Hot Stove: Morris looking beyond Bay trade
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All baseball prospects face some pressure, to varying degrees, but Bryan Morris was identified by the Pirates' management as potentially the main piece in a three-team trade in which the other two main pieces were Jason Bay and Manny Ramirez.
Good luck, kid.
Bay proceeded to become one of the American League's top run producers in Boston, then signed a $65 million contract with the New York Mets, and Ramirez has created a "Mannywood" empire in Los Angeles.
He will turn 23 in two months, he is projected by management to repeat high Class A, and he is coming off a dismal year at Lynchburg in which he went 4-9 with a 5.57 ERA and was suspended by the Pirates for berating an umpire and other on-field behavior deemed "unprofessional" by director of player development Kyle Stark.
So, forget Bay and Ramirez, as well as the other three players -- Andy LaRoche, Brandon Moss and Craig Hansen -- the Pirates received in the trade. The priority for Morris, heading into 2010, is simply to regain the elite-prospect status this 6-foot-3 right-hander once enjoyed.
"It's almost impossible not to think about being part of the trade, but I'm trying not to," Morris said this week at minicamp in Bradenton, Fla. "You can look at it both ways. If you succeed, they're going to pat you on the back and say, 'Great job, man.' If you don't do as well, they're going to think they wasted Jason Bay. Yeah, there are high expectations from the trade, and I've let that bother me in the past. But now, I'm here to do one thing, and that's pitch."
Morris will start, he said, by focusing on perhaps his lone highlight of 2009, pitching 6 2/3 decent innings -- three runs despite 11 hits -- to win the decisive fifth game of the Carolina League semifinal against Salem. The Hillcats went on to win the title.
"The playoff game is the No. 1 thing, especially because that team just killed me in the regular season. That was a big boost because all year long it had been a struggle. For me to step up with the playoffs on the line, that felt good."
Morris' specific emphasis -- as per management's emphasis -- will be on fastball command. The Pirates maintain that they will not promote pitching prospects until they master the most basic pitch, even if that means prohibiting them from leaning on breaking stuff.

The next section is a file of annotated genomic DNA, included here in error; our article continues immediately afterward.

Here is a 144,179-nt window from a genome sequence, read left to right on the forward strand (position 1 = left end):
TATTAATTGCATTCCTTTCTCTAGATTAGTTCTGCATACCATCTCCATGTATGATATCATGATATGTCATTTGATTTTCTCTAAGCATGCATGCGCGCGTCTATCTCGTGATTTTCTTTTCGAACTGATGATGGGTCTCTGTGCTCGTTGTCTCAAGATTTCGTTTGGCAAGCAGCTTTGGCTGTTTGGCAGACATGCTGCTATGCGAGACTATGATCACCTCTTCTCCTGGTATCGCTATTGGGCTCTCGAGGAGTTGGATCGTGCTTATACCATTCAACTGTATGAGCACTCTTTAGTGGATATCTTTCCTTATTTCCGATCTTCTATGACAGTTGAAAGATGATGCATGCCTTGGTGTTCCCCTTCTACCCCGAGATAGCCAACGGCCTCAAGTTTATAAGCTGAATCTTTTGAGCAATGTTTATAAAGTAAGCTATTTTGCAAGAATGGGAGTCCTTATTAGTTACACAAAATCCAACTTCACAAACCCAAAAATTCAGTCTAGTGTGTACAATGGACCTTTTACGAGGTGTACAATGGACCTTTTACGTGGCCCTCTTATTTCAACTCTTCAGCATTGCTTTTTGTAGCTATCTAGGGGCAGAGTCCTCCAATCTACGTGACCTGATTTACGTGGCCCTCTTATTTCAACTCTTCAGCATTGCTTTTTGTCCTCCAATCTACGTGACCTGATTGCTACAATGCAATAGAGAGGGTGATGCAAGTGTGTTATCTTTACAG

The latter happened with Morris last season, and he apparently did not like it.
"I was working off my curve a lot, without a lot of control of the fastball. It was tough for me to grasp at first. We had our arguments back and forth. That, in and of itself, led to inconsistency in my game. I was battling the system when I shouldn't have. But now, I know what I've got to do."
• The only injuries of the minicamp that ended yesterday were minor -- Joel Hanrahan missed a session to elbow tightness, and another reliever, Vinnie Chulk, had a sore neck -- and manager John Russell yesterday expressed satisfaction that the team is on course for a fairly healthy spring training: "This was very productive."
• To watch Jeff Clement take grounders at first base -- and Russell did again yesterday -- it would appear the player and the coaching staff have plenty of work to do to be ready by April 5.
• Another pitching prospect on the 40-man roster, wiry right-hander Ronald Uviedo, will switch from starting to relief this year in Class AA Altoona. He went 5-5 with a 3.36 ERA in 18 starts for Class A Lynchburg last season. "I love to be in the bullpen," Uviedo said. "That's my game."
• Newly signed outfielder Ryan Church, on PNC Park: "It's beautiful. I've thought about that every time I've played there. What a great place that will be to go to work every day."
• Hard-throwing left-hander Donnie Veal will take a step back this year. No longer a Rule 5 roster requirement that he stays with the Pirates, he will be a starter rather than reliever. That apparently is OK with him, especially after a highly encouraging Arizona Fall League stint in which he went 3-1 with a 2.14 ERA in seven starts, with 22 strikeouts and 7 walks. "Everything was just going right, and once that happens ..." he said. "I just got into a rhythm, and that's what happens when you start. I'm really looking forward to it, to be honest."
• By the time the Pirates return to Bradenton for spring training, they will have an expanded clubhouse at Mc Kechnie Field, notably a new dining area and more room for equipment storage.
• Thirty-one days until pitchers and catchers report.
First Published January 17, 2010 12:00 am